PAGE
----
The inequity of this practice was well known by 1952... The purpose of section 121 was to eliminate this inequity and thereby allow applicants to reasonably rely on restriction requirements. See SGK, 784 F.2d at 358 (Newman, J., concurring). Given the protection of section 121, applicants would no longer need to appeal a restriction requirement because they would no longer be penalized for acquiescing in an improper restriction requirement. See id. at 359. The enactment of section 121, therefore, brought clarity and fairness to the interaction between restriction and double patenting.
There is no suggestion, however, in the legislative history of section 121 that the safe-harbor provision was, or needed to be, directed at anything but divisional applications... The difference between divisional applications and CIPs, moreover, was well known at the time that Congress enacted the 1952 Patent Act... If the drafters wanted to include CIPs within the protection afforded by section 121, they could have easily done so.
We conclude that the protection afforded by section 121 to applications (or patents issued therefrom) filed as a result of a restriction requirement is limited to divisional applications.
So '068 is nailed for double patenting.
Obviousness-type double patenting is a judicially created doctrine that "prohibit[s] a party from obtaining an extension of the right to exclude through claims in a later patent that are not patentably distinct from claims in a commonly owned earlier patent." Eli Lilly & Co. v. Barr Labs., Inc., 251 F.3d 955, 967 (Fed. Cir. 2001). We have identified two steps in an obviousness-type double patenting analysis. First, "a court construes the claim[s] in the earlier patent and the claim[s] in the later patent and determines the differences." Id. at 968. Second, it determines whether those differences render the claims patentably distinct. Id. "A later patent claim is not patentably distinct from an earlier patent claim if the later claim is obvious over, or anticipated by, the earlier claim." Id. We have also held that a "claim to a method of using a composition is not patentably distinct from an earlier claim to the identical composition in a patent disclosing the identical use." Geneva, 349 F.3d at 1385-86.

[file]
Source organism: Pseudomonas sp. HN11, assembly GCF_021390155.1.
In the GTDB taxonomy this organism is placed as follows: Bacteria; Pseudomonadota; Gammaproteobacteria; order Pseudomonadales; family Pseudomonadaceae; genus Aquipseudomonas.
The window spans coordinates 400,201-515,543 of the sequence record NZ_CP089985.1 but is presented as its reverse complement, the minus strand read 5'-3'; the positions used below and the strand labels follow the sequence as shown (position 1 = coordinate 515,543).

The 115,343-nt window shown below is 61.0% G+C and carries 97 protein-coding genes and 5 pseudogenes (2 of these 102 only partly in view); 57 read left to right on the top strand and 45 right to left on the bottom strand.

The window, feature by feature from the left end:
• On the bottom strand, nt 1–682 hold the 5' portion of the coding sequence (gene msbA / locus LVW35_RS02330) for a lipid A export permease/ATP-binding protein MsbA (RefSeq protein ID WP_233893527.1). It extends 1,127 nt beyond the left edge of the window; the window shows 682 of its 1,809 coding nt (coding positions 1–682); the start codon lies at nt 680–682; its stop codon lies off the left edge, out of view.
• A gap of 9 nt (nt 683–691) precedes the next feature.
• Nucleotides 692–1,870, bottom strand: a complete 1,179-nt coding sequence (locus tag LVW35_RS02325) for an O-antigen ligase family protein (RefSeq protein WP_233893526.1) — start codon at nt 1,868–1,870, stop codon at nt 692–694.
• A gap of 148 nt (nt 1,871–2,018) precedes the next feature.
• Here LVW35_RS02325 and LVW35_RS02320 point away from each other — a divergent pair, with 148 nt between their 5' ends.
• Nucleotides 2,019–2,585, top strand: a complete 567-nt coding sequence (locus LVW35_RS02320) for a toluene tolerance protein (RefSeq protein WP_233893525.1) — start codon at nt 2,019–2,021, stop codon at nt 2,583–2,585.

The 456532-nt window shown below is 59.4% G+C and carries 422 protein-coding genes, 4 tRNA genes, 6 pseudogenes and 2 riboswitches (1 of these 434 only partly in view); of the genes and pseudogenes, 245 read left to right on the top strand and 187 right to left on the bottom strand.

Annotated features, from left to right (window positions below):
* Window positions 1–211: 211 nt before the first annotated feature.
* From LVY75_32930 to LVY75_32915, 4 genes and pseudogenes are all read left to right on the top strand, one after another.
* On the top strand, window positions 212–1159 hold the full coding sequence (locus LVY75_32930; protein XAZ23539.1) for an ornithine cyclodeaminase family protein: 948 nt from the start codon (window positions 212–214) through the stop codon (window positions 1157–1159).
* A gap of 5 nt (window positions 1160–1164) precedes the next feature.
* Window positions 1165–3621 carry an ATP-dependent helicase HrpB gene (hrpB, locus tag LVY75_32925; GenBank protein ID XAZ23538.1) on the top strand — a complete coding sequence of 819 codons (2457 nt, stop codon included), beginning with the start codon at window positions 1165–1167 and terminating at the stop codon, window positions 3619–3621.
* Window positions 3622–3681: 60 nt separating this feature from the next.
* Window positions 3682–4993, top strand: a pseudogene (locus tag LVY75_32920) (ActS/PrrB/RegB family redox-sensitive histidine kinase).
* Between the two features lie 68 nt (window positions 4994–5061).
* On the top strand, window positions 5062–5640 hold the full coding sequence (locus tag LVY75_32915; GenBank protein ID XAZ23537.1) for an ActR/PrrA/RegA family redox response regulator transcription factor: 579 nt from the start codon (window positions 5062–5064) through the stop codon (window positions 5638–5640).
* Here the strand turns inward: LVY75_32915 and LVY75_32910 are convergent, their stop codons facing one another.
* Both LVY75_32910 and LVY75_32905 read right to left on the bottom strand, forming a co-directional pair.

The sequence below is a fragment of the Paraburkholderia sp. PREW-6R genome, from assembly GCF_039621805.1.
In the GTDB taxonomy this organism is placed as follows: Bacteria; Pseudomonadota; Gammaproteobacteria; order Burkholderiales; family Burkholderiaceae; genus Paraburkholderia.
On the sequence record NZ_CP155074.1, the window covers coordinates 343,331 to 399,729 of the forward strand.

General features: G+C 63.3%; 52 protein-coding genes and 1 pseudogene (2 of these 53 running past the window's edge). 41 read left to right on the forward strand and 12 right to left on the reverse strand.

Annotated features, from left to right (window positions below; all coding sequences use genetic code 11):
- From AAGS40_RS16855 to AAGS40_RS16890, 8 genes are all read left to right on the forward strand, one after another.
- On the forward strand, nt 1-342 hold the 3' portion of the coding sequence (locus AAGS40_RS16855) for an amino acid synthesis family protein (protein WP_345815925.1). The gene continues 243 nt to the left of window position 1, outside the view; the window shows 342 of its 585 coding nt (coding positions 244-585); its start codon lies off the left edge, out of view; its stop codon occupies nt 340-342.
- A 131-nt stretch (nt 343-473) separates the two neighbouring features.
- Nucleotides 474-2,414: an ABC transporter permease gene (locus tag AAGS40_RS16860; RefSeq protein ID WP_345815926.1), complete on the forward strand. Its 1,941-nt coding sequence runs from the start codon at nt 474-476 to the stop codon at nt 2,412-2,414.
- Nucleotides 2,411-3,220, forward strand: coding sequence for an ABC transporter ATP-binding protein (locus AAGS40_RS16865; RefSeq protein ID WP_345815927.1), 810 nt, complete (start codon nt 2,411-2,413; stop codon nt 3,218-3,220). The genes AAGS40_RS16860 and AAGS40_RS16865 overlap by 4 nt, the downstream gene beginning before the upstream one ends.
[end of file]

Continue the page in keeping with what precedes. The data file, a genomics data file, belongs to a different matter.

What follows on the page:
The asserted claims of the '068 are... not patentably distinct over the claims of the '165 patent... Accordingly, the '068 patent is invalid for obviousness-type double patenting.
Teva's other invalidity seeds: inequitable conduct and best mode violation, which found stony ground at district court, were likewise dismissed by the CAFC.
Reversed-in-part. Teva won a battle but lost the war.
Posted by Patent Hawk at March 7, 2008 2:56 PM | Prior Art